After 14 years at the top, Nokia (IW 1000/61) has finally been overtaken by Samsung (IW 1000/12) as the world leader in mobile sales.

We can't say we didn't see this coming.

Over the last few months, Nokia has been hit with an avalanche of bad news. Even with its partnership with Microsoft Corp. (IW 500/16) to release the ambitious new Lumia 900 smartphone and the wildly aggressive marketing campaign that accompanied it, the company has found itself unable to capture its share of the market, posting a $1.2 billion loss last quarter.

As a result, the company has been downgraded by both S&P and Moody's, which maintained its negative rating, prompting a preemptive announcement by for Nokia's chairman, Jorma Ollila on Finnish TV last week announcing its fall from the top.

Through all of this, Samsung's Galaxy Note and Galaxy S II smartphones have sent the company on a sort of meteoric rise, boasting a record $4.4 billion in first quarter profits and a staggering 267% increase in smartphone sales.

After weeks of speculation as to what this profit disparity would mean for the global ranking between the two companies, today's report from the International Data Corporation (IDC) Worldwide Quarterly Mobile Phone Tracker finally confirmed that Samsung has taken the lead. And by a rather wide margin, too.

"The halcyon days of rapid growth in the smartphone market have been good to Samsung," said Kevin Restivo, senior research analyst with IDC's Worldwide Mobile Phone Tracker program. "Samsung has used its established relationships with carriers in a mix of economically diverse markets to gain share organically and at the expense of former high fliers such as Nokia."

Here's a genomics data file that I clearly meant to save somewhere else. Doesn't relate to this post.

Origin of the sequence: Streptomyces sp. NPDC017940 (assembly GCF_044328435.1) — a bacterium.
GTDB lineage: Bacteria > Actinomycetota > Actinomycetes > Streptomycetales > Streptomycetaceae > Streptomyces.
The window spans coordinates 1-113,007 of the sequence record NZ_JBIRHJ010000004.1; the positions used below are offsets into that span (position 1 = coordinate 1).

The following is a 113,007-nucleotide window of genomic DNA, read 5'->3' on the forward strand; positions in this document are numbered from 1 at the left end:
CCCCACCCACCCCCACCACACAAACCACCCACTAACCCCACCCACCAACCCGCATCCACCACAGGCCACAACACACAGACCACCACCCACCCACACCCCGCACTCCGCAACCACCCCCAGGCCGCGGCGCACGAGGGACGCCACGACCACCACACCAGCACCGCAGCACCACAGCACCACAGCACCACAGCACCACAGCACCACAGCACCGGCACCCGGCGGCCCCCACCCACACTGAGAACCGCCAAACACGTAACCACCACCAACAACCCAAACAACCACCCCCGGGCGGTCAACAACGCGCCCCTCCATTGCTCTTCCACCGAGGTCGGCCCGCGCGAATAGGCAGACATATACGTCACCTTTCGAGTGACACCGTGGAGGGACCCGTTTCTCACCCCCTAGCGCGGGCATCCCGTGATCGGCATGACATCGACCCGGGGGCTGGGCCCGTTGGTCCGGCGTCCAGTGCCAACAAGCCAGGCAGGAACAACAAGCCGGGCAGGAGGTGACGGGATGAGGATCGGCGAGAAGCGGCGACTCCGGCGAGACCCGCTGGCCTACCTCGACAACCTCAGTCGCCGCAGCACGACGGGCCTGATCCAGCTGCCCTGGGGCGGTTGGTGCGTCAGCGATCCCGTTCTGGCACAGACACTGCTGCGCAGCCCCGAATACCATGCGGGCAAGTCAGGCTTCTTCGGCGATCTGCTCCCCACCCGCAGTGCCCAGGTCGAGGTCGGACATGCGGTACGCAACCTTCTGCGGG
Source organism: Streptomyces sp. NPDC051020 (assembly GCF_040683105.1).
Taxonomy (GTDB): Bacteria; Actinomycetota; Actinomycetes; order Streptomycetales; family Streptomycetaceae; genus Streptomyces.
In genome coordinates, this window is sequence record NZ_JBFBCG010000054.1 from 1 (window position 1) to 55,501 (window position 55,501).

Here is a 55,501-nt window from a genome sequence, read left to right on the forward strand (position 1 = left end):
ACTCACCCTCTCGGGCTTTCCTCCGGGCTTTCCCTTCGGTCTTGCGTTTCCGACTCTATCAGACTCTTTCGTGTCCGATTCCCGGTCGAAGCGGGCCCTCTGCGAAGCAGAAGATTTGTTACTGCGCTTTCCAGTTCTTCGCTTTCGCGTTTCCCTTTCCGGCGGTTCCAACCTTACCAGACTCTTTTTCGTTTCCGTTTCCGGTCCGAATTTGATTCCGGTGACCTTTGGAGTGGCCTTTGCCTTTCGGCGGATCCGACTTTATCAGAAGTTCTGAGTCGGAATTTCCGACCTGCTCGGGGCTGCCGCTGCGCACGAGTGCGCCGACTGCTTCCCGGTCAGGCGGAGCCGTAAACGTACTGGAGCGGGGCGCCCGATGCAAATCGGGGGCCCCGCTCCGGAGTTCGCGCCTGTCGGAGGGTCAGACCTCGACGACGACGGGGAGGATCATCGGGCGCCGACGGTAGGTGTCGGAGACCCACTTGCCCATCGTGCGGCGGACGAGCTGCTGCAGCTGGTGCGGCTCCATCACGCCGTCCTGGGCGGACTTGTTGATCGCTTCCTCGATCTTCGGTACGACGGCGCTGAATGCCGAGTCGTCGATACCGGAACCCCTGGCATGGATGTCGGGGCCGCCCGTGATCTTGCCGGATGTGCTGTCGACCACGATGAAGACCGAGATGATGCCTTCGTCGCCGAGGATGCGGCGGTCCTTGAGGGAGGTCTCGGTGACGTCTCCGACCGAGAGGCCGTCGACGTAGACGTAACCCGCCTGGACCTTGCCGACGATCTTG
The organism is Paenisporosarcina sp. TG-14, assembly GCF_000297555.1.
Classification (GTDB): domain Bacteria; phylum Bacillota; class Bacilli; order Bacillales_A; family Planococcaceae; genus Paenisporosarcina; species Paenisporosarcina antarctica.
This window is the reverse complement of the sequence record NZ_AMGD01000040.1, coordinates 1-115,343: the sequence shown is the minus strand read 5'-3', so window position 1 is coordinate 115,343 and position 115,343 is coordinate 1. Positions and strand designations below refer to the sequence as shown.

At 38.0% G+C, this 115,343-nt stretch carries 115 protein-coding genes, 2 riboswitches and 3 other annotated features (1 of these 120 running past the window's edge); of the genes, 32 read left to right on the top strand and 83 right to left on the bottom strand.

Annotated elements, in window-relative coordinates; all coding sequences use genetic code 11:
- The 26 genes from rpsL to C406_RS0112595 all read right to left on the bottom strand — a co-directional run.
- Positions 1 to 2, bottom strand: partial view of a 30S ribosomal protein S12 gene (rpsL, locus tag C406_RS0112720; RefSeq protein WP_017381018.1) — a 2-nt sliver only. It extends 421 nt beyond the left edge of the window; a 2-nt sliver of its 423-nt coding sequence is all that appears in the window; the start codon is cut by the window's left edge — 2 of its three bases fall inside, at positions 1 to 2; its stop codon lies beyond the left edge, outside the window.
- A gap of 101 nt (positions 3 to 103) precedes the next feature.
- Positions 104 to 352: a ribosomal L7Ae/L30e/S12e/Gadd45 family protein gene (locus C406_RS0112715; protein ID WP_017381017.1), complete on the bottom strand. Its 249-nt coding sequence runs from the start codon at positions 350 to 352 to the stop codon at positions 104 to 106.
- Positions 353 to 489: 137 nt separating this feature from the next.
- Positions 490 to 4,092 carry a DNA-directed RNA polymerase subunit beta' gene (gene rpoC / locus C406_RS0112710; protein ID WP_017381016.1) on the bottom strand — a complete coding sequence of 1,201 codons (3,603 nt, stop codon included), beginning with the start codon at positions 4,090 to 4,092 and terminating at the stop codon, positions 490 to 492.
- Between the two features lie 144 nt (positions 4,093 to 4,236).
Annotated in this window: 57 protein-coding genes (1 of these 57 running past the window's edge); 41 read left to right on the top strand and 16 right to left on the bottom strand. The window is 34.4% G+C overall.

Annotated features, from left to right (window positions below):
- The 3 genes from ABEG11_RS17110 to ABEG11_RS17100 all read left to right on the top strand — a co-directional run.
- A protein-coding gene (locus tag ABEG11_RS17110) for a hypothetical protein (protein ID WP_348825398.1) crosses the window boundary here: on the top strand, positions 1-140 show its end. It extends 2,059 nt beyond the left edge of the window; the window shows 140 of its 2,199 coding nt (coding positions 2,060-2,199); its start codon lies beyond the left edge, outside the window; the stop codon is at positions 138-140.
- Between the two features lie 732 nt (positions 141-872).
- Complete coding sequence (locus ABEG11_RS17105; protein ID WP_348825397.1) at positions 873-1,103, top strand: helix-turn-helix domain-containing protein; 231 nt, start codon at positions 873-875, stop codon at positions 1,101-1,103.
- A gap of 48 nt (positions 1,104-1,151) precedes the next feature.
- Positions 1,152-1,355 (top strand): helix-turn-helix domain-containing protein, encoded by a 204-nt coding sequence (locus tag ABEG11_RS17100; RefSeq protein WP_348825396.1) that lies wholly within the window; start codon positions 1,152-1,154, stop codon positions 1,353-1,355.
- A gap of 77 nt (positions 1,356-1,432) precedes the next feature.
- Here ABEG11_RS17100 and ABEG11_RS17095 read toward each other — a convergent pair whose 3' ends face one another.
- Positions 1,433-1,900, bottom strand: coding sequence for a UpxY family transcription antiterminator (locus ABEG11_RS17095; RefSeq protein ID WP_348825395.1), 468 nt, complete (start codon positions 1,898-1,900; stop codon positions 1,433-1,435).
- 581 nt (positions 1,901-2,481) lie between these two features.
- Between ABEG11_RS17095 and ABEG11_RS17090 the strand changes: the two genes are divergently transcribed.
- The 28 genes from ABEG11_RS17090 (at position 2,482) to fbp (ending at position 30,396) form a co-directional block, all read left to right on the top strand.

With 93.8 million total mobile devices shipped last quarter, Samsung claimed a 23.5% market share, reflecting a 35.4% year over year increase. Nokia, meanwhile, shipped 82.7 million units for a 20.8% share, down 23.8% from last year.

In the booming smartphone market, Nokia fell 50.8% year over year with only 11.9 million units sold, compared to 35.1 million by Apple Inc. (IW 500/14) and 42.2 million by Samsung.

Despite these setbacks, Nokia remains hopeful for renewed vigor through the rest of the year.

"Nokia was number one for 14 years and still has the chance to be so again," Ollila said. "I am absolutely convinced there is a turn-around in sight."